Horizontal transition takes place when a learner moves from one situation, institution or level of education to another, for example from a mainstream class to an LSEN class (Di Terlizzi, 2007:32; Kochhar-Bryant & Greene, 2009:13). When the transition theory was studied, particular themes emerged. Learners with complex barriers to teaching and learning have little control over the transitions that are taking place in their lives, as most decisions are made by their parents. Anxiety, uncertainty and stress are often the result of such transitions. To become part of a new school culture, for example an LSEN class, a learner must face emotional and social adaptations, which demand the reorganisation of internal and external behaviour. Transition involves successes, failures, the loss of friends and the loss of interests. Also, new friends are made, and new interests can be found during such a transition (Ramey & Ramey, 1999:217). During such a transition, there is almost always emotional conflict and confusion, which can manifest as aggression (Cowan & Hetherington, 1991:13). When learners who experience barriers to learning stay in an environment with less support, for example a mainstream class, they could experience a negative self-image, poor social skills, anxiety and stress, while, in an environment with more support, such as an LSEN class, they could expect a more positive experience. The result could be a better self-image, more friends and less anxiety and stress. On the other hand, learners could also experience a sense of loss - loss of familiar places, friends and routine - when a transition is made.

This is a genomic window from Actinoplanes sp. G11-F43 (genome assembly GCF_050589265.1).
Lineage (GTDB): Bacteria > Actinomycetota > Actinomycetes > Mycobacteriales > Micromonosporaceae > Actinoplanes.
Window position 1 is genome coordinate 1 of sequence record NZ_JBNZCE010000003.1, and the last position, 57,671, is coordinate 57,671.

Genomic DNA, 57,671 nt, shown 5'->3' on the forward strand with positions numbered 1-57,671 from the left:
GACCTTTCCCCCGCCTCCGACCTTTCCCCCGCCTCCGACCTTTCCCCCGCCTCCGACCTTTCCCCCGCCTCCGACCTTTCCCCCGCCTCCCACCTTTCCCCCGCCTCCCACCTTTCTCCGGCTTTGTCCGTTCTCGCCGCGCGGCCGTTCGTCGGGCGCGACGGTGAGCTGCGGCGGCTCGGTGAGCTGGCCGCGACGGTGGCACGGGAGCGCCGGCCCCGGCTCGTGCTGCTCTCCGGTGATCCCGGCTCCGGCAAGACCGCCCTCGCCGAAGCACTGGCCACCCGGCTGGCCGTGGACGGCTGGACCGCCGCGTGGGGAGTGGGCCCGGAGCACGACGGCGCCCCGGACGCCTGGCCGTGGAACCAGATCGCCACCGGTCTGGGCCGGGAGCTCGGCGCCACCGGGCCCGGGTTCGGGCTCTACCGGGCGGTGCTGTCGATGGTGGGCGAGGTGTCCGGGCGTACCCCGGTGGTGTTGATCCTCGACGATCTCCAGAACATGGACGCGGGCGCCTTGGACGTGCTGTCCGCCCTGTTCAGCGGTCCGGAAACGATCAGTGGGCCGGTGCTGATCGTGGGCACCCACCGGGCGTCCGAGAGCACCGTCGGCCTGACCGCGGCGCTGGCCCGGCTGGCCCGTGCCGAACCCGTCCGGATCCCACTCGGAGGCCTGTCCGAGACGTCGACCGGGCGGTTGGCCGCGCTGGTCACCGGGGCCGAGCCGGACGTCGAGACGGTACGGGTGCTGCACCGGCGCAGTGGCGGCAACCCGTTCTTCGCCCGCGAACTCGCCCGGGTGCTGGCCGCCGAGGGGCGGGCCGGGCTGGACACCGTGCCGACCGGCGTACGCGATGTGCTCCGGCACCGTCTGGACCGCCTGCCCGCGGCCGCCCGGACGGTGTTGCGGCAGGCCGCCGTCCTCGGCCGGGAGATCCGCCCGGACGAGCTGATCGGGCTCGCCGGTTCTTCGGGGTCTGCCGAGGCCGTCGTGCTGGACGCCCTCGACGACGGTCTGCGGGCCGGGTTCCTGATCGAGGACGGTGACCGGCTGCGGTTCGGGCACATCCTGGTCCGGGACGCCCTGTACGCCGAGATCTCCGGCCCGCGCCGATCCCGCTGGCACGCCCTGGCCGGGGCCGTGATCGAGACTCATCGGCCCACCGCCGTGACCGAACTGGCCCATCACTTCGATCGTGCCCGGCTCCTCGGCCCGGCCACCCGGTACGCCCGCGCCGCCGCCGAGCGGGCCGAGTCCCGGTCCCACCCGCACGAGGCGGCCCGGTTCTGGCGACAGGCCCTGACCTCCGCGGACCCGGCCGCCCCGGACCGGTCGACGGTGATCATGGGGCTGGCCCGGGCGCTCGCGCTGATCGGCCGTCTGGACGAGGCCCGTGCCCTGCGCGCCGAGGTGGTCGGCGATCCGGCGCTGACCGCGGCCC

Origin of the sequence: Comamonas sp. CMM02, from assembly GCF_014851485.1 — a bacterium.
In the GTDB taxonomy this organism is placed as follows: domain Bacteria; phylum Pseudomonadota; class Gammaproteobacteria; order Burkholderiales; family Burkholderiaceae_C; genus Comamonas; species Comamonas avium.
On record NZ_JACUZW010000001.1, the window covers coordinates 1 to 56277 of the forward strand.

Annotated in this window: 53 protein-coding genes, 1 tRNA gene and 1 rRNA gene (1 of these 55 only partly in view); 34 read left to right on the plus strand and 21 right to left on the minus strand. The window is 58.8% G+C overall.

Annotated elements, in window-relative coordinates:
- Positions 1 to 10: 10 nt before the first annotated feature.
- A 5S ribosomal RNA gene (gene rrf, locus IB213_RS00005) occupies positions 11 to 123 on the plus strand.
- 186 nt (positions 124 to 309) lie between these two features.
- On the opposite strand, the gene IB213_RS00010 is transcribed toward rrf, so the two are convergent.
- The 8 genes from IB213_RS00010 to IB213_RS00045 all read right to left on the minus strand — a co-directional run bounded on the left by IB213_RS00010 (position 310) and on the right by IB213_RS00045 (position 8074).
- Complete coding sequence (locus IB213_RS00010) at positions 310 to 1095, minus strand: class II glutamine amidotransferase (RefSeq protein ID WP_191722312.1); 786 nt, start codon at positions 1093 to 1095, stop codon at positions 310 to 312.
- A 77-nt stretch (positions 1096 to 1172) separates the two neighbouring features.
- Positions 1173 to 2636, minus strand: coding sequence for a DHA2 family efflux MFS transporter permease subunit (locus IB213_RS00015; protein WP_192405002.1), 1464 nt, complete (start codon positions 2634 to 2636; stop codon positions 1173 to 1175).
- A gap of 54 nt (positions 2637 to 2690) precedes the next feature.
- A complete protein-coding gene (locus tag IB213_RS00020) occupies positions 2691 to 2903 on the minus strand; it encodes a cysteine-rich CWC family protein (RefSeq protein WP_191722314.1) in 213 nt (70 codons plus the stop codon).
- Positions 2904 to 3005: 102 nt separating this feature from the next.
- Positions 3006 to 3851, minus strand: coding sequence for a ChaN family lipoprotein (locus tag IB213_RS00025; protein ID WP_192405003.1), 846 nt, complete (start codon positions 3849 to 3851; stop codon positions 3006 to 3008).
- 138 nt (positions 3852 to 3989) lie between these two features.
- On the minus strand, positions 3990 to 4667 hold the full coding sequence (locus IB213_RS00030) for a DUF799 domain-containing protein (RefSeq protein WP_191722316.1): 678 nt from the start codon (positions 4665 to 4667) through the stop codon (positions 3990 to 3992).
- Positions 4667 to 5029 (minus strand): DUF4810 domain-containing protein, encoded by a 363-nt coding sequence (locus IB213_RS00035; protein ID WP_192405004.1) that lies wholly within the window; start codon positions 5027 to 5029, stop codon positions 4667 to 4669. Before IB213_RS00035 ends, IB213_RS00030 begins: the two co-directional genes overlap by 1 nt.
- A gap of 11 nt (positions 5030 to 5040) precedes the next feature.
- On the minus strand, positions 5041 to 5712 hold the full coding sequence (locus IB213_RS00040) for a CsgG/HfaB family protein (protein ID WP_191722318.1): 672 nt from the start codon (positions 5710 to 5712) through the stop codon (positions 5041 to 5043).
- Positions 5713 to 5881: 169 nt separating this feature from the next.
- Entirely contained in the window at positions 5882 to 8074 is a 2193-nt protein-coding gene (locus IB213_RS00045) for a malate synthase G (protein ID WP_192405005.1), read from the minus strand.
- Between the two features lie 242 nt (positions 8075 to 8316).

In an LSEN class, learners are often found in a liminal period - "betwixt and between." They are not in a mainstream class but, on the other hand, they are not in a special school either. They are on the threshold and may not know where to go from there. Most of the time, they feel that they are stripped of the social status they had in the mainstream class and experience emotions such as stress and anxiety about the transition.